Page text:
Lead consultant John Fregonese, whose proprietary, data-driven planning and graphics software is central to The Grand Vision process, told the Great Lakes Bulletin News Service that he has never seen such high attendance from such a lightly populated region. Mr. Fregonese recalled that when he led a similar process in Austin, Tex., a few years ago, the first workshop attracted almost 500 people, too.

But, he pointed out, the Austin region has about 1,500,000 residents—more than seven times as many as the six-county Grand Traverse region that is The Grand Vision’s study area.

Traverse City: Just Like Downtown
As they did in October, last month’s Grand Vision participants gathered in small groups at tables draped with big maps of the targeted areas. They discussed different ways their communities could manage thorny growth issues like commercial, residential, and industrial development; transportation choices from bike paths to bullet trains; and farmland and other open-space preservation.

After building a rough consensus, the groups used stickers to map out where they wanted to see new growth. The stickers were scaled to fit the map and represented specific types of buildings, new jobs, and residential neighborhoods. Participants also outlined areas where they wanted to prohibit development, and offered suggestions for future transportation needs, ranging from new and widened roads, to trails, to several types of public transit.

In Traverse City, area residents used their maps to tell the consultants that avoiding sprawl, preserving the shore of Grand Traverse Bay, and making the downtown areas more walkable were very important.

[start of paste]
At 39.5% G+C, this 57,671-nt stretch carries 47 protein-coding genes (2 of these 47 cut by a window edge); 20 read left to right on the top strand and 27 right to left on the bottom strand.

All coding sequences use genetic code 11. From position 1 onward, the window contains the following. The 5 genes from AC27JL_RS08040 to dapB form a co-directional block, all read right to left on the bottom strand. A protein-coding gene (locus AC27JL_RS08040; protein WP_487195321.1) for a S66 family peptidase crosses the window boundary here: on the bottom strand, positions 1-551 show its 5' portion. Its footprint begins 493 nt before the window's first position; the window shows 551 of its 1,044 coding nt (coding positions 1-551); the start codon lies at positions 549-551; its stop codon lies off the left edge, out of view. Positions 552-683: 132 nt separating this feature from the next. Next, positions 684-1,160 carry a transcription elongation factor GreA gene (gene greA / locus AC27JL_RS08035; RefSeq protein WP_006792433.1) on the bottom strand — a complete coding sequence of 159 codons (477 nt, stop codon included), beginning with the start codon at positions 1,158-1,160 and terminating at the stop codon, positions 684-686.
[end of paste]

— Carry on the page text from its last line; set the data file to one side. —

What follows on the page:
Fel Brunette, curator of the Fife Lake Museum, said he was using The Grand Vision to express his desire to preserve a historic Indian trail running through the region. He added that developing a new transportation model is crucial both for Acme and Traverse City.

"It’s important, I think, that we get a transportation route set up around Traverse City so people coming through the area do not have to fight through the downtown to get where they want to go," Mr. Brunette said.

Traverse City resident Dave Lawrence said that the city is at a critical juncture in its history, and that the Grand Vision gave him the opportunity to voice his opinion about making the city more than just a retirement community.

"Traverse City almost has an obligation to become something a little more than it is now without materially changing its character," Mr. Lawrence said. "I think Traverse City is attracting people like me to retire to the area, and I think it needs to attract young people at all age levels and income levels. That will provide for a more vibrant downtown.